Volume 26 Issue 4, 2011

Engaged and resilient communities: An overview of workshop rationale and structure

Heather Crawley


A three-day workshop was conducted from May 17-19 2011, with a focus on community engagement and resilience in the emergency management context. The workshop, funded by the Attorney General’s Department under the auspices of the National Security Capability Development Division, was conducted at the Australian Emergency Management Institute at Mt Macedon, Victoria.

The drivers of the event included the following:

  • The Black Saturday Victorian Bushfire Royal Commission, and other disaster inquiries, identifying the need for an increased emphasis on community engagement and resilience.
  • The release of the National Strategy for Disaster Resilience in February 2011.
  • The formation of the Community Engagement sub-committee of NEMC in 2010.
  • The release of the ISO 31000 in 2010, emphasising the importance of stakeholder engagement in the risk management process.
  • The AEMI 2009 think tank entitled ‘Business as Usual or Unusual Business?’ which explored issues of how to improve national capacity to respond to disasters that are increasing in scale and severity.
  • Recognition that the complex, time consuming, process-oriented and resource intensive nature of emergency management creating challenges for community engagement.
  • More frequent, more intense and more large-scale, longitudinal events making a lack of community engagement untenable and actively dangerous.
  • The consistent research finding that community engagement leads to better outcomes.
Photograph of people participating in a Socratic Circle. The people sit in a large circle facing each other.

Participants were engaged in a number of rich conversations using Socratic Circles.

Over sixty people representing government, non-government, private enterprise and community members, attended the workshop. The goal was to interrogate issues of resilience building and community engagement at all points of the disaster management cycle, and to learn from best practice in community engagement in other sectors.

Participants were presented with two ‘big questions’ at the outset, and they were asked to present their responses on day 3.

  • If we had a magic wand and community engagement in emergency management was working perfectly, what would be different?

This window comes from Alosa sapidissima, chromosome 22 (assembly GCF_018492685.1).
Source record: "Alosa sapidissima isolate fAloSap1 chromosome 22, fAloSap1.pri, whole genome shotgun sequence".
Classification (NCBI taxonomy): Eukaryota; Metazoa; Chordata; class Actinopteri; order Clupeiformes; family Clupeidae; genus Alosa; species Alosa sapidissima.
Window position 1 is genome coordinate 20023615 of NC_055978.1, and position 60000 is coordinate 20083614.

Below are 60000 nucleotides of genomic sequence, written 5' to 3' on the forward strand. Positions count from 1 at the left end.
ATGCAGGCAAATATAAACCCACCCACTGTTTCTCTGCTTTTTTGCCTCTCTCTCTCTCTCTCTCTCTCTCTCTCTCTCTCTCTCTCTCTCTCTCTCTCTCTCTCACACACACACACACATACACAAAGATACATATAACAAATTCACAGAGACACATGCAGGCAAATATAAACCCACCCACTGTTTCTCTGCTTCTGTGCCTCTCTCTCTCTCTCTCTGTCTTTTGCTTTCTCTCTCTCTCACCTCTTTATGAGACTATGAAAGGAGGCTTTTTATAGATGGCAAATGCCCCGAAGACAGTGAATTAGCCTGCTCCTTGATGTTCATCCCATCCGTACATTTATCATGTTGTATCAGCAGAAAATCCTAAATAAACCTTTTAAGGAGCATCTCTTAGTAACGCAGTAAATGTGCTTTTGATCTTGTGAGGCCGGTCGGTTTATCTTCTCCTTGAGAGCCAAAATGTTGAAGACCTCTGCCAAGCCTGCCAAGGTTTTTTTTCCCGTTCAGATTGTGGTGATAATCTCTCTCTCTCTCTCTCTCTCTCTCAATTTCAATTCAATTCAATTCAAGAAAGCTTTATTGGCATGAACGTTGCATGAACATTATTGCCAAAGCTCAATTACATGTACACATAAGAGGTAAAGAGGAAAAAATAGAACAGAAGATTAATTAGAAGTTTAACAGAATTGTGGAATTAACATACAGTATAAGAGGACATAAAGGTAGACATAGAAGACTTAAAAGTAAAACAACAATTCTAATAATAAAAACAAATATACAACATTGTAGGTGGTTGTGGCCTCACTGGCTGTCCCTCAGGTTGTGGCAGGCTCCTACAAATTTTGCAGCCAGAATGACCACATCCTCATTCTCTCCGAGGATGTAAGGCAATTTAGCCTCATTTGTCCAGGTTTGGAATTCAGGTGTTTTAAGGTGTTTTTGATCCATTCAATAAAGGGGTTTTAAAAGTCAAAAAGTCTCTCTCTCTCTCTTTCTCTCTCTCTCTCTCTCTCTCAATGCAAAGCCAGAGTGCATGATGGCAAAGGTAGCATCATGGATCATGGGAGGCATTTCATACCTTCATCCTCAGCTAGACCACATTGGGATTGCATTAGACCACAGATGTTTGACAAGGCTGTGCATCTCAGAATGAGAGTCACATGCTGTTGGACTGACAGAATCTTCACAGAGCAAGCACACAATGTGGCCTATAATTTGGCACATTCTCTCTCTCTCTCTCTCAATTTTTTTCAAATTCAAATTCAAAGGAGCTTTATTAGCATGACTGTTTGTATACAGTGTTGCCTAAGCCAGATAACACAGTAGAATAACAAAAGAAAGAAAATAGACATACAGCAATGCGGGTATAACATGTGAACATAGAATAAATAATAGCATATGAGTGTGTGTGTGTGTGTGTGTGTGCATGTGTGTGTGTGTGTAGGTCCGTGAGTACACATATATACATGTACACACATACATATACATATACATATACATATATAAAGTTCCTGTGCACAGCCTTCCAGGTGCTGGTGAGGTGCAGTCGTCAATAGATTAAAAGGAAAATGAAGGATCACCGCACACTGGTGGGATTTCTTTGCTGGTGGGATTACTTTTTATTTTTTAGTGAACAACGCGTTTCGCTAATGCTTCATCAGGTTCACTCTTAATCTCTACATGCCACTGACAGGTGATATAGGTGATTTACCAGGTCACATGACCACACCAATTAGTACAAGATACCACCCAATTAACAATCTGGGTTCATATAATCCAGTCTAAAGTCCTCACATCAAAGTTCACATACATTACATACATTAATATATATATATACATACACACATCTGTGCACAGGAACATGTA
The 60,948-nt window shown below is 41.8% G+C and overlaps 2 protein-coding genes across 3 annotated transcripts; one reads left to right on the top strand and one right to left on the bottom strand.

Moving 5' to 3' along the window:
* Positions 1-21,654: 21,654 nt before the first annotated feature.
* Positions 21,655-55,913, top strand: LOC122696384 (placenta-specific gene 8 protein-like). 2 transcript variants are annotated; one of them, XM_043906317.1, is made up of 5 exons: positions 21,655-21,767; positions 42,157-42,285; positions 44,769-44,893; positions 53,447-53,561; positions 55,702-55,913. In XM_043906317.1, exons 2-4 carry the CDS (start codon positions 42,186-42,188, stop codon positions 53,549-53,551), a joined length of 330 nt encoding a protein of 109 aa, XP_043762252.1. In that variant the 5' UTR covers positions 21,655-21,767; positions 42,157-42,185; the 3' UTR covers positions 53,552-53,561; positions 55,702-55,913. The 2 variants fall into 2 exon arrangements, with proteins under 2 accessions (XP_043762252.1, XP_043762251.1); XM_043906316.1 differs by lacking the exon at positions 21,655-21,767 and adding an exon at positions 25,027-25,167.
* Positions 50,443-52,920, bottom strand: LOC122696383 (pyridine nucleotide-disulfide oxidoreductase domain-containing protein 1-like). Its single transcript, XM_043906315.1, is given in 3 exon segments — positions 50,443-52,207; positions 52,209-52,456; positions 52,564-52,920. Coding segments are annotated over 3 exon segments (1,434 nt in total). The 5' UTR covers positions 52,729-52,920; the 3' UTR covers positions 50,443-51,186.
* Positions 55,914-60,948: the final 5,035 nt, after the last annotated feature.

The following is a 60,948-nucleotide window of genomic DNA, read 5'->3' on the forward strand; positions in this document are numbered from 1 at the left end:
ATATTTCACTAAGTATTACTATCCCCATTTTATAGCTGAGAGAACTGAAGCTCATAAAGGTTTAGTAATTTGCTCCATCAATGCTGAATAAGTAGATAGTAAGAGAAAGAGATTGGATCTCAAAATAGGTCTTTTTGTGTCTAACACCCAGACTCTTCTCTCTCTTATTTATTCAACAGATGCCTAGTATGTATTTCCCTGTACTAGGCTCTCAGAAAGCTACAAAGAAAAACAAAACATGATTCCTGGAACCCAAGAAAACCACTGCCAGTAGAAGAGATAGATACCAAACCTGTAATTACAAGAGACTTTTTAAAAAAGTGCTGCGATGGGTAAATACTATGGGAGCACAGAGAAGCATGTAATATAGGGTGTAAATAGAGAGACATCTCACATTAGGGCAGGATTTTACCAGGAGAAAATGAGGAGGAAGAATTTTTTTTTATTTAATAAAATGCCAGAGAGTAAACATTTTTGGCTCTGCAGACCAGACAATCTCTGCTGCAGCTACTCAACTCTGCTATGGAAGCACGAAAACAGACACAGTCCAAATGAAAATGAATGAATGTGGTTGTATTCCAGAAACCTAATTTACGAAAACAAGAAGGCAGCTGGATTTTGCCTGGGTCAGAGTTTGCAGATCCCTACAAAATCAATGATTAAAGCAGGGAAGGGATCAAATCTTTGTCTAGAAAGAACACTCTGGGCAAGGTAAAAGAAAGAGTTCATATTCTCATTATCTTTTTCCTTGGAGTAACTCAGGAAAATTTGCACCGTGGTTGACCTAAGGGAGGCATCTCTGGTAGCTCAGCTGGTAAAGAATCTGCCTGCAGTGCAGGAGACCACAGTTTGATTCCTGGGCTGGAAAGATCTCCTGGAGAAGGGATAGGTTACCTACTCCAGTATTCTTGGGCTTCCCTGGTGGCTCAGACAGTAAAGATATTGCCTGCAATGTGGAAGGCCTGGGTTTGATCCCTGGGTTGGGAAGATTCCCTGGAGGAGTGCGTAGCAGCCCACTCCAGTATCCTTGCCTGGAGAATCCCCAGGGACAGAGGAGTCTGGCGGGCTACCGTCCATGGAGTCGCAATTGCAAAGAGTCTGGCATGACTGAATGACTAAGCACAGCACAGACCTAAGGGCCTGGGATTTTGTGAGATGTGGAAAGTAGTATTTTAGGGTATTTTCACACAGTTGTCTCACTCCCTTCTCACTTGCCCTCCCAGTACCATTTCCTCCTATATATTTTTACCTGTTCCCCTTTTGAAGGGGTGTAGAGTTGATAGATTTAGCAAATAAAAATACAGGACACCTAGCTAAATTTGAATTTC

• Imagine we are looking back at how we arrived at this perfect engagement. What happened along the way (steps, milestones) that helped us get there?

The workshop structure attempted to model good practice in community-led engagement by requiring the smaller break out groups to be self-determining. These groups mimicked the complexities of communication and leadership in the context of community engagement in a disaster; groups had to work through issues of power and personality in the same way that a disaster-affected community might.

Photograph of a carpeted wall board covered with posters and information flyers about emergencies and natural hazards

A number of organisations provided visual display materials based on community engagement, strategies and events.

Participants were also asked to be a part of a series of ‘rich conversations’ which encouraged exploration of the issues of resilience and community engagement through listening and dialogue.

Sixteen of the participants were tasked with presenting sessions on specific issues, from which a number of papers and articles have been drawn:

  • defining engagement and resilience
  • engaging diverse groups
  • community indicators of resilience and engagement
  • social networks, behaviour and well-being: mapping community connectedness
  • community engagement in other sectors in routine times
  • community led engagement and resilience
  • measurement and evaluation of resilience

The first paper from the workshop, in the session led by Alison Cottrell appears in this edition. Others will be published in future editions of AJEM or as occasional papers, recognisable by the origami logo.